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Sir Gawain and the Green Knight (Paperback)
The classic story that inspired the film starring Dev Patel and Alicia Vikander
“A medieval romance…but also an outlandish ghost story, a gripping morality tale and a weird thriller.… I couldn’t put down Simon Armitage’s compulsively readable...energetic, free-flowing, high-spirited version.” — Edward Hirsch, New York Times Book Review
One of the founding stories of English literature, Sir Gawain and the Green Knight narrates the strange tale of a green knight on a green horse who rudely interrupts Camelot’s Round Table festivities one Yuletide, casting a pall of unease over the company and challenging one of their number to a wager. The virtuous Gawain accepts and decapitates the intruder with his own axe. Gushing blood, the knight reclaims his head, orders Gawain to seek him out a year hence, and departs. The following Yuletide, Gawain dutifully sets forth. His quest for the Green Knight involves a winter journey, a seduction scene in a dreamlike castle, a dire challenge answered—and a drama of enigmatic reward disguised as psychic undoing.
Preserved on a single surviving manuscript dating from around 1400, composed by an anonymous master, this Arthurian epic was rediscovered only two hundred years ago and published for the first time in 1839. Following in the tradition of Ted Hughes, Marie Borroff, and J.R.R. Tolkien, Simon Armitage—one of England’s leading poets—has produced an inventive translation that resounds with both clarity and spirit. His work, presented here with facing original text and a note by Harvard scholar James Simpson, is meticulously responsible to the sophistication of the original but succeeds equally in its ambition to be read as a totally new poem. It is as if two poets, six hundred years apart, set out on a journey through the same mesmerizing landscapes—acoustic, physical, and metaphorical—to share in and double the pleasure of this enchanting classic.
About the Author
Simon Armitage is Professor of Poetry at the University of Leeds and from 2015 to 2019 served as the Oxford Professor of Poetry. He has published ten collections of poetry and is the author of four stage plays, over a dozen television films, a libretto, two novels, and three memoirs. His poetry has won numerous awards, including a Gregory Award, a Forward Prize, a Lannan Literary Award, and the Queen’s Gold Medal for Poetry. In 2019 he was appointed Poet Laureate of the United Kingdom.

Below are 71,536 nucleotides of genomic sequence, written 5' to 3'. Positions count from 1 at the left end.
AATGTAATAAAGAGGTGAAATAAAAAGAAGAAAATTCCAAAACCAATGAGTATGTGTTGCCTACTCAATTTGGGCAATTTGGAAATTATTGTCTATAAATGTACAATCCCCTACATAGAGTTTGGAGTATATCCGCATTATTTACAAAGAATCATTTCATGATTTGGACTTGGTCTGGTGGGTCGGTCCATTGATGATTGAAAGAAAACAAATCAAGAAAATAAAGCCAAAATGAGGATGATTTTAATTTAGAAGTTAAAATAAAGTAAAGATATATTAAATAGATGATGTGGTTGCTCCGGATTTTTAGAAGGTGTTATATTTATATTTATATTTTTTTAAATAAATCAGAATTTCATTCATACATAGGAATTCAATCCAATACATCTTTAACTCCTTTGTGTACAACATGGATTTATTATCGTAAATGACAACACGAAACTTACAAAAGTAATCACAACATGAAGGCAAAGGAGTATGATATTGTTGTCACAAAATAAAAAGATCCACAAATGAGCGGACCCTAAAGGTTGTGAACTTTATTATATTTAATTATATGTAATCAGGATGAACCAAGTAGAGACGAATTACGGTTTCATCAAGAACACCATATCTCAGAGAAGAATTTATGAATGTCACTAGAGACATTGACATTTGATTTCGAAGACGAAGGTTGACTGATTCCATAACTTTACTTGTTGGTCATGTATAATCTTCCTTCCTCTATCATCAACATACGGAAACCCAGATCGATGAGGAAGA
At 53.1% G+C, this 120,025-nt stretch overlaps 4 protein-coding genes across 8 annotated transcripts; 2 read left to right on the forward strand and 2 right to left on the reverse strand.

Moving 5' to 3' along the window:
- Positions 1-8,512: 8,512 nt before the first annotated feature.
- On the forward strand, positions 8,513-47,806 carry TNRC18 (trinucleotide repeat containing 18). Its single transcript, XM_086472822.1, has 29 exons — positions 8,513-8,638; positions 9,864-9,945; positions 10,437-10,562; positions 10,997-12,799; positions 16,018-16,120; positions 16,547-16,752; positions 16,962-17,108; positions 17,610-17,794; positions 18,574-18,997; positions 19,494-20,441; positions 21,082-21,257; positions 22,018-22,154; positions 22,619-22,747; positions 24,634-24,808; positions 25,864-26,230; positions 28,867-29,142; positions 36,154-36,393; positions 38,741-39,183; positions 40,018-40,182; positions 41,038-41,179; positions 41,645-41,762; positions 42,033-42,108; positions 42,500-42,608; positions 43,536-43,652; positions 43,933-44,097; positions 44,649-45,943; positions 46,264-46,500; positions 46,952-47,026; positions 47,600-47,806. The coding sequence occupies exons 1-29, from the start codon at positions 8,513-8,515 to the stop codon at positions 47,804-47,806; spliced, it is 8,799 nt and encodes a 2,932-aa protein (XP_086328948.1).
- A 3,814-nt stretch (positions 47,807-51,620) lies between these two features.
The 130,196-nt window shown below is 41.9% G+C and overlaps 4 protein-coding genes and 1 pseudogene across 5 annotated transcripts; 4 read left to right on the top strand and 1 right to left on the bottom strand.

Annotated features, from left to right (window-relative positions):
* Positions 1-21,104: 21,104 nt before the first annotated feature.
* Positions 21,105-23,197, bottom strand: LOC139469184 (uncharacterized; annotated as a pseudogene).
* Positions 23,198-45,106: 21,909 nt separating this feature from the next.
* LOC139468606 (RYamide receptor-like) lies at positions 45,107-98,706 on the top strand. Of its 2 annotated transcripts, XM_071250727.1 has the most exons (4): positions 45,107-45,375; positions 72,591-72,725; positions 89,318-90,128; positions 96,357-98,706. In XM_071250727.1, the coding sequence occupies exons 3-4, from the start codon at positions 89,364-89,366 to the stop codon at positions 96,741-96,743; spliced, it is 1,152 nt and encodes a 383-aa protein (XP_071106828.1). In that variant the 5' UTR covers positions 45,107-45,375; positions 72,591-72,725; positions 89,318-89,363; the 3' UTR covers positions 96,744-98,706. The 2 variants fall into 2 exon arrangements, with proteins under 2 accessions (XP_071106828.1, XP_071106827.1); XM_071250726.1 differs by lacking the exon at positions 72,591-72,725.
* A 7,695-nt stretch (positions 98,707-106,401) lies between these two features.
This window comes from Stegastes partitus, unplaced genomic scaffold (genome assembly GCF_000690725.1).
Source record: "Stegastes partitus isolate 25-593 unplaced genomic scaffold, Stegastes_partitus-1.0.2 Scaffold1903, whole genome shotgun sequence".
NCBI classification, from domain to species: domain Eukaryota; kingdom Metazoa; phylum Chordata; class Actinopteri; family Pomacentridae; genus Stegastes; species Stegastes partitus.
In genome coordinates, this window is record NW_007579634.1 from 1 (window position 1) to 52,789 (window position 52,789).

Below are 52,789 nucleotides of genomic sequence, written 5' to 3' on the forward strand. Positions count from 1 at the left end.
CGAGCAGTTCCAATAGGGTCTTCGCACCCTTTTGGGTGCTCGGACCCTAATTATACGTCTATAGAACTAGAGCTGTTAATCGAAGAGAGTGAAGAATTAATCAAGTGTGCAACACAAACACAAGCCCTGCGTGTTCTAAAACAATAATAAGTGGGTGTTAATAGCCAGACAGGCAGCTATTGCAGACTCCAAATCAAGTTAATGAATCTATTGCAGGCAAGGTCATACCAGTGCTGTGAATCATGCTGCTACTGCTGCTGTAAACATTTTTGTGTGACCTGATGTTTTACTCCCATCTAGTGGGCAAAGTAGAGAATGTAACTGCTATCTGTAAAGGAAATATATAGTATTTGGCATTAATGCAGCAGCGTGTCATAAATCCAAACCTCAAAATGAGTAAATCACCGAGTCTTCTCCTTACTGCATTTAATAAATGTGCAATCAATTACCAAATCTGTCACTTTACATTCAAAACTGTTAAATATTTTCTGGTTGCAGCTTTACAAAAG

Drives the force of the old poem through the green Armitrage fuse. Highly charged work.
— Seamus Heany, Nobel Prize-winning translator of Beowulf
Simon Armitrage's luscious version of Sir Gawain and the Green Knight continues the tradition of great poet-translators such as Edward FitzGerald, Arthur Waley, and Seamus Heaney. Like them, he has taken an artifact from a remote era and made it his own, while simultaneously restoring it to itself.
— John Ashbery
Brilliantly orchestrated.... Armitrage has produced a brilliantly well-tuned modern score for one of the finest surviving examples of Middle English poetry.
— Poetry Review
[Armitrage's] version inventively recreates the original's gnarled, hypnotic muscle, its vivid tableaux and landscapes, its weird, unsettling drama.
— Mark Ford - Financial Times
A free and wonderfully offbeat version of this unusual masterpiece... fresh and startling, as though it had been written yesterday; it is rough-knuckled and yet it sings.... From start to finish, Mr. Armitrage has clearly had great fun; each of his words has been tasted with gusto.
— Eric Ormsby - New York Sun
Full of make-believe and festivity, this wonderful narrative poem possesses a Mozartean lightness and wit. Luckily, several modern versions, particularly those by W.S. Merwin and Simon Armitrage, deftly replicate much of the feel and rhythm of the Middle English original.
— Michael Dirda - Wall Street Journal
I enjoyed it greatly for its kick and music; its high spirits, its many memorable passages. I enjoyed it because, like the Gawain poet, Armitrage is some storyteller.
— Kevin Crossley-Holland - The Guardian
Armitrage makes it utterly, even compulsively readable, and as fresh as it must have been in 1400.
— Brian Morton - Sunday Herald